Scholars showcase research
University Summer Scholars tackle diverse range of topics
12:43 p.m., May 4, 2011--Sweep net in hand, Katie Yost wants to find out how well a restored wetland previously rife with invasive reed canary grass near Route 72 in Newark, Del., supports insect biodiversity compared to a meadow filled with native plants.
Yost, a University of Delaware senior in biological sciences from Dover, Del., is one of 116 UD Summer Scholars who showcased their research at the Scholars Poster Session on April 22 in the Trabant University Center.
Learning from leeches
“This research project provided me with lots of new knowledge, skills and hands-on experience that I could not have gotten inside a classroom,” says Yost, who used a sweep net, which resembles a butterfly net but with a sturdier material for its collecting bag, to catch beetles, tiny flies, spiders, grasshoppers and other insects for examination and counting at the two sites.
Along the way, Yost says she discovered a lot about insects after all, she collected 13,000 of them as well as about taxonomy, data analysis and research processes. She plans to continue the research this summer.
Students in UD’s Summer Scholars Program work on their projects full-time for 10 weeks in the summer and continue on to complete three credits of research the following academic year. Each scholar is sponsored by a faculty member, who guides the student’s efforts to understand and engage in research.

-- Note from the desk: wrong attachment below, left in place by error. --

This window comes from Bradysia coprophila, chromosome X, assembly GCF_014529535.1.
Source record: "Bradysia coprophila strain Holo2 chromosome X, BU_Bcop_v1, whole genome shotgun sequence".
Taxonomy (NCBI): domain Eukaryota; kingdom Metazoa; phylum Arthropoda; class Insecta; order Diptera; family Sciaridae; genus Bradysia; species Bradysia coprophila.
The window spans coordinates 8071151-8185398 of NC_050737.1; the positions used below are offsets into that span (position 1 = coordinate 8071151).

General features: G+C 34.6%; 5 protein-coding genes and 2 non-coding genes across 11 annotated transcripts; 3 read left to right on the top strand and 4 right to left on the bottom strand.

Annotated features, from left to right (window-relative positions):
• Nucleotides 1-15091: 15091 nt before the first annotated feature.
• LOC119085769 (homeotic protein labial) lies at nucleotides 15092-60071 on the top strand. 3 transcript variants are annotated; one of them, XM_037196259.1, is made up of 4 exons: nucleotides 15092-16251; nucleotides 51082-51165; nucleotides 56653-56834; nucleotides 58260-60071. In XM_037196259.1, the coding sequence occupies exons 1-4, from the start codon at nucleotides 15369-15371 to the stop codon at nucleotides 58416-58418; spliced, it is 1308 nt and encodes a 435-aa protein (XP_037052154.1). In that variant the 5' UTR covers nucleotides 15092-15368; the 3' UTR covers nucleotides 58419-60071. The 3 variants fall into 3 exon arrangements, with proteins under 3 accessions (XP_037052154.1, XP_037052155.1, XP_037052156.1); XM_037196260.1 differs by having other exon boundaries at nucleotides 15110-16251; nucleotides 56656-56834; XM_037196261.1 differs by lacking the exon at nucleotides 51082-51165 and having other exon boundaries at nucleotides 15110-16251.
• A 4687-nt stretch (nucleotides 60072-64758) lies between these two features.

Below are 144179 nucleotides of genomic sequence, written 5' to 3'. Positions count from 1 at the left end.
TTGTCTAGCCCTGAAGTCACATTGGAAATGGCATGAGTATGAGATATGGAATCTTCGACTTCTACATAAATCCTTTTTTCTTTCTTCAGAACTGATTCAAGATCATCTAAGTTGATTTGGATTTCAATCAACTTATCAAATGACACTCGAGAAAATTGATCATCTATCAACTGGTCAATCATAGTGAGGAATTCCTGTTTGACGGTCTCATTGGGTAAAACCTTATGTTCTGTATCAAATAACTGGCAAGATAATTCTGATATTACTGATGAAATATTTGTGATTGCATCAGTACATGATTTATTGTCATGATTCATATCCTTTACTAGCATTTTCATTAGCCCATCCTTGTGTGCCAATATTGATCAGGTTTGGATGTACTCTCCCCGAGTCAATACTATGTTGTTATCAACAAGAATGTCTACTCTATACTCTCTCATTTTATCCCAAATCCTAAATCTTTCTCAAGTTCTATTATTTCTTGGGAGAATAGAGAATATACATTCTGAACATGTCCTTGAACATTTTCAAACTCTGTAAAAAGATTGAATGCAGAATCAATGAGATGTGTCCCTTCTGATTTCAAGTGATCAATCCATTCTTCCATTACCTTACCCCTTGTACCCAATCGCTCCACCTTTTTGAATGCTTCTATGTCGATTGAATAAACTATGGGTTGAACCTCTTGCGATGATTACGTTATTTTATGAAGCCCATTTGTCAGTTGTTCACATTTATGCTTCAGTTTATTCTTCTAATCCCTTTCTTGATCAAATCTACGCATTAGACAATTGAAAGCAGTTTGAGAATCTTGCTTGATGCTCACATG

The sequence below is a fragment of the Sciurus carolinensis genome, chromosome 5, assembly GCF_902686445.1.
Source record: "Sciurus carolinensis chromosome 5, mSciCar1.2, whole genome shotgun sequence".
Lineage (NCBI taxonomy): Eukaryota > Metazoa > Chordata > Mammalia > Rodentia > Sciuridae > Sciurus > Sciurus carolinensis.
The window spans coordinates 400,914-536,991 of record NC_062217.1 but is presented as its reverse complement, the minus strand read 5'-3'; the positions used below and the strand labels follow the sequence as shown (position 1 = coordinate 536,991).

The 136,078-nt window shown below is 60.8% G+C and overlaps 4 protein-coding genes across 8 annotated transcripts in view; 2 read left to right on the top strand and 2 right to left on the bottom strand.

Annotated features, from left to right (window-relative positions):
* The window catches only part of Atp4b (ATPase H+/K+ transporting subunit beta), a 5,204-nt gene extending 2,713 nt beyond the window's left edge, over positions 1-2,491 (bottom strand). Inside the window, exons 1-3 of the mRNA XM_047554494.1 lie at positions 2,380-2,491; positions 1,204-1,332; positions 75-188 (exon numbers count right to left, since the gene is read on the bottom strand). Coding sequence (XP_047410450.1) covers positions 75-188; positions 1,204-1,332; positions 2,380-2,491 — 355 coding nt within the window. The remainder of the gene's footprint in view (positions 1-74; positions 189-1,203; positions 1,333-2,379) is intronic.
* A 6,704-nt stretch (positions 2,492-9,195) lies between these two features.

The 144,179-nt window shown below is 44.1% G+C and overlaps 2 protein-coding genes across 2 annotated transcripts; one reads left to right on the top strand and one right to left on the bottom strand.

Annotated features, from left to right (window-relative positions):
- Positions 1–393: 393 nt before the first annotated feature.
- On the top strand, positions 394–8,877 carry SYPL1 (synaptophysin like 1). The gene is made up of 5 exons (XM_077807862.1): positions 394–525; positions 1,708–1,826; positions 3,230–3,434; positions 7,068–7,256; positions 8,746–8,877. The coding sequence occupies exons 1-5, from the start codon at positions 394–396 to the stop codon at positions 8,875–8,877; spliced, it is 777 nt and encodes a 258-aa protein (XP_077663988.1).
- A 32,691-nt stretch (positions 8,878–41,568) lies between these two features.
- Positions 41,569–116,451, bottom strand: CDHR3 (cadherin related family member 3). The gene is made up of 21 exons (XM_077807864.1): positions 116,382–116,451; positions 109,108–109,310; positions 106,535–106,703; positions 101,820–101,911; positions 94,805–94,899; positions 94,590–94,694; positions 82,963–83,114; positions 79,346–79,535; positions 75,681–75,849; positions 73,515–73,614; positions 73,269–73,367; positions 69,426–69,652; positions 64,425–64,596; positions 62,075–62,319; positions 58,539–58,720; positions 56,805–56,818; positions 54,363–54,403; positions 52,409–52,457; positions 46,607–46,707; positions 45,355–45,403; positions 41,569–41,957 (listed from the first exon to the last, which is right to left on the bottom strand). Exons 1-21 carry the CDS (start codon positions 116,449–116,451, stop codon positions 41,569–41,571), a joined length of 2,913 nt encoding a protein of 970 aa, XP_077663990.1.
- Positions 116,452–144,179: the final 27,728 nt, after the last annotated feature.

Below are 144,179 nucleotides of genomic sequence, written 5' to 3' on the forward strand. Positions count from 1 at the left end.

The latest crop of scholars tackled topics as diverse as potential prostate cancer therapeutics to enzyme-enhanced microbial fuel cells. They presented their work, just as faculty scientists do at national meetings, in scientific posters highlighting their research question, methods and results.
The number of student presenters rose by 20 percent this year compared to 2010, according to Meg Meiman, coordinator of undergraduate research.
“We also are beginning to see more cross-over from a disciplinary standpoint, with a branching out to involve the humanities and social sciences in projects, and a marked increase on the part of students and faculty in issues of sustainability,” she says.
Two of the Delaware Water Resources Center presenters, both humanities majors Kristen Berry in English and Aidan Galasso in history worked with faculty in communications and political science on education and outreach for the Delaware Wetlands project, and on an analysis of the impact of marcellus shale development on water resource development in Pennsylvania, according to Meiman.
“The students who complete undergraduate research projects exemplify the UD Path to Prominence,” stated Lynnette Overby, faculty director of undergraduate research. “We were honored to have Burnaby Munson, C. Eugene Bennett Chair of Chemistry at UD, present the opening remarks at the event. As a long-time supporter and mentor of undergraduate research at the University, he provided just the right balance of expressions of congratulations and the need for realistic expectations.”
Article by Tracey Bryant
Photos by Duane Perry